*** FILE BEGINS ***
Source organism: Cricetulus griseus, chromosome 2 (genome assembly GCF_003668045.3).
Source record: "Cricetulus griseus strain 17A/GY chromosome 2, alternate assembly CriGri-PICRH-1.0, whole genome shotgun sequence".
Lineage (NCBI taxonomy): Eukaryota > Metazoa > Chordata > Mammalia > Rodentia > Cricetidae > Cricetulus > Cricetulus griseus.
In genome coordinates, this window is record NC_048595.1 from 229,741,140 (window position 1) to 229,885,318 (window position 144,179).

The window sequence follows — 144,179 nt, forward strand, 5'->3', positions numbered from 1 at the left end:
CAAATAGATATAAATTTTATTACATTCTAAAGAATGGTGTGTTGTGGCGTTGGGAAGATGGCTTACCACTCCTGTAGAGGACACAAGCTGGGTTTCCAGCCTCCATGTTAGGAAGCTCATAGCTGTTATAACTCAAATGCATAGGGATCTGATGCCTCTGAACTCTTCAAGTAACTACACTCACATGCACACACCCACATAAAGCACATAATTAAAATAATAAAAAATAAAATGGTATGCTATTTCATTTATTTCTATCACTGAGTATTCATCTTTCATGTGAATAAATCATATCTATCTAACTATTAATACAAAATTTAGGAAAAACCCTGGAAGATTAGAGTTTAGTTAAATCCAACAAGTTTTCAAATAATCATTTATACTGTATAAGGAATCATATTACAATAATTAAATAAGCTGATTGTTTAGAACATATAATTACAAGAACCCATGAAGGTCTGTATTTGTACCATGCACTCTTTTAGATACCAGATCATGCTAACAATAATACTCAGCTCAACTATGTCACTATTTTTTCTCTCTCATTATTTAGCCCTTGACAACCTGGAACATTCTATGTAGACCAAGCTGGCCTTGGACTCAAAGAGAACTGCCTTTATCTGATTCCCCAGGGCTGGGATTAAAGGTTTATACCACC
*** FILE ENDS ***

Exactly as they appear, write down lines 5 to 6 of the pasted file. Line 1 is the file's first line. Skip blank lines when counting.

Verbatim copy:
The window sequence follows — 144,179 nt, forward strand, 5'->3', positions numbered from 1 at the left end:
CAAATAGATATAAATTTTATTACATTCTAAAGAATGGTGTGTTGTGGCGTTGGGAAGATGGCTTACCACTCCTGTAGAGGACACAAGCTGGGTTTCCAGCCTCCATGTTAGGAAGCTCATAGCTGTTATAACTCAAATGCATAGGGATCTGATGCCTCTGAACTCTTCAAGTAACTACACTCACATGCACACACCCACATAAAGCACATAATTAAAATAATAAAAAATAAAATGGTATGCTATTTCATTTATTTCTATCACTGAGTATTCATCTTTCATGTGAATAAATCATATCTATCTAACTATTAATACAAAATTTAGGAAAAACCCTGGAAGATTAGAGTTTAGTTAAATCCAACAAGTTTTCAAATAATCATTTATACTGTATAAGGAATCATATTACAATAATTAAATAAGCTGATTGTTTAGAACATATAATTACAAGAACCCATGAAGGTCTGTATTTGTACCATGCACTCTTTTAGATACCAGATCATGCTAACAATAATACTCAGCTCAACTATGTCACTATTTTTTCTCTCTCATTATTTAGCCCTTGACAACCTGGAACATTCTATGTAGACCAAGCTGGCCTTGGACTCAAAGAGAACTGCCTTTATCTGATTCCCCAGGGCTGGGATTAAAGGTTTATACCACC